Serbia’s inflation rate will fall below 9 percent in October and may reach the central bank’s target in the first quarter of 2012, Governor Dejan Soskic.
Meantime, the central bank will refrain from easing monetary policies that would result from a cut in the minimum reserve requirements for banks, currently at 5 percent for short-term dinar deposits and 30 percent for short-term foreign currency deposits, Soskic said.
The statistics office will report October inflation on Nov. 11. The September annual rate dropped to 9.3 percent from 10.5 percent in August after last year’s prices were fueled mainly by rising costs of food and fuel.
“These inflationary pressures have been pretty much exhausted in the first half of the year,” Soskic said today in Belgrade. Inflation may fall back to the target band of 4 percent plus or minus 1.5 percentage points in the first quarter of 2012 should there be no “major price shock.”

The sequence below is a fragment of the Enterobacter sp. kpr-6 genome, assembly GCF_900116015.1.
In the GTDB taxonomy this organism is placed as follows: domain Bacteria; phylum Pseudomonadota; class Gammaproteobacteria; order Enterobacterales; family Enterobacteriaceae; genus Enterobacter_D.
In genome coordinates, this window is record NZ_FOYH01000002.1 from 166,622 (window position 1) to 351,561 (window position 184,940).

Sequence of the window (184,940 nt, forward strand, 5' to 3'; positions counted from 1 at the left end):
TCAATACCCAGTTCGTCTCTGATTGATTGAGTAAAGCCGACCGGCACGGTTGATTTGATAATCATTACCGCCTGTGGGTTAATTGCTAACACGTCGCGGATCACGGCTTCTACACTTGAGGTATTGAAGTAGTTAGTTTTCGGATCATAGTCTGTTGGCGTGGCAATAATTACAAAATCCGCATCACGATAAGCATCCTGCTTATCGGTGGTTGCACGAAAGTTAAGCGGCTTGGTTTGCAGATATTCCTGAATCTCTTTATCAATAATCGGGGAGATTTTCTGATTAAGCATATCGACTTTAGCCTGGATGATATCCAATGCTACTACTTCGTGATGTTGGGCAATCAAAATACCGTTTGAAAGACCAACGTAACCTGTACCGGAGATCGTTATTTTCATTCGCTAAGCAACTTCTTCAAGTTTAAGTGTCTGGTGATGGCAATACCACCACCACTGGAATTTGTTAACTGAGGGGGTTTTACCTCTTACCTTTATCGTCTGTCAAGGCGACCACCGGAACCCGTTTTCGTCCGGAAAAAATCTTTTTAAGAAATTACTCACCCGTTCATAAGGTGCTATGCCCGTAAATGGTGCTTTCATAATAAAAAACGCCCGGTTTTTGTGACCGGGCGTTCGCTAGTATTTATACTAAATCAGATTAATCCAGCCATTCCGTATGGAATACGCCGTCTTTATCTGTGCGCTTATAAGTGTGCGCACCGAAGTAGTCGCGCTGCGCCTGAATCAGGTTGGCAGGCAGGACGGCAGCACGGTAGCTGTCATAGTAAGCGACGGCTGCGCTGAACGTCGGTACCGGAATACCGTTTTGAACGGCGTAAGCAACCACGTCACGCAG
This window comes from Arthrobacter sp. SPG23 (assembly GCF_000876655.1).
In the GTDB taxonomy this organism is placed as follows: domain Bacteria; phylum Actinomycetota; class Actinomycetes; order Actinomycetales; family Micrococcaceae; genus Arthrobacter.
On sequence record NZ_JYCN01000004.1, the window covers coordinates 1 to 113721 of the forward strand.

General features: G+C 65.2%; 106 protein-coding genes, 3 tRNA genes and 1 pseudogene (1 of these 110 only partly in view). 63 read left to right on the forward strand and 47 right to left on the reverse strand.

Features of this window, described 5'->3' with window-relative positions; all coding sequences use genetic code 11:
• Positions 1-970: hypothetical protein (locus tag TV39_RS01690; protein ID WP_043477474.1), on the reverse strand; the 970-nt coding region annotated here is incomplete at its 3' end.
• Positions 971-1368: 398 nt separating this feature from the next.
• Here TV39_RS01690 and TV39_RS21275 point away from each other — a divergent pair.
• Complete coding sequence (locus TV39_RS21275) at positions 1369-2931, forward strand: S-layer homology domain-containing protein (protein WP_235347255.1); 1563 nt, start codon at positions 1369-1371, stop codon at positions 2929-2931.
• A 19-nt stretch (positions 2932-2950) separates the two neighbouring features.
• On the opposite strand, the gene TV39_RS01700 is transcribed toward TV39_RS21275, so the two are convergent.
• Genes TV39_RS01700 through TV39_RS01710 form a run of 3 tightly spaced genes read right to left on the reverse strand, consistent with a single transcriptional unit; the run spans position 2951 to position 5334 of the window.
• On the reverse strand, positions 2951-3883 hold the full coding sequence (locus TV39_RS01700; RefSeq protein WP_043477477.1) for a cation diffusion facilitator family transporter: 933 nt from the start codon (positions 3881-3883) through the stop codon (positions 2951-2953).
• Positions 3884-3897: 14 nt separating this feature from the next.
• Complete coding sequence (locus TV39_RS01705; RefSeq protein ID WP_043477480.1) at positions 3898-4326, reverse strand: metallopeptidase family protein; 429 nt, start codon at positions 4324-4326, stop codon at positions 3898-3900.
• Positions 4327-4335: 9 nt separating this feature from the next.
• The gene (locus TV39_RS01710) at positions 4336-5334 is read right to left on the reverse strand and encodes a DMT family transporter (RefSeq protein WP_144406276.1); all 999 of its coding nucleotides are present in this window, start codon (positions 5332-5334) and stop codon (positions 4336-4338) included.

Inflation is also sensitive to the exchange rate of the dinar, especially during times of strong currency moves, said Soskic. The dinar’s managed rate movements, part of the inflation targeting monetary policy framework, helped Serbia weather the global recession better than some other countries.
“The flexible exchange rate has served Serbia quite well and kept official reserves at a historic high” of 11.35 billion euros ($15.62 billion) at the end of September, Soskic said.
The dinar weakened 0.9 percent today in Belgrade to 102.1485 at 3:46 p.m., maintaining a 4.26 percent gain against the euro this year so far, according to Bloomberg data. Bankers blamed the move on concern that Greece may fall out of the euro area.
“Some foreigners are cutting down their exposure, waiting to see what happens next,” said Ratko Guduric, the deputy head of treasury at Belgrade-based Vojvodjanska Banka AD, part of the National Bank of Greece SA group. “It’s not that they have a bad perception of Serbia, it’s all because of Greece.”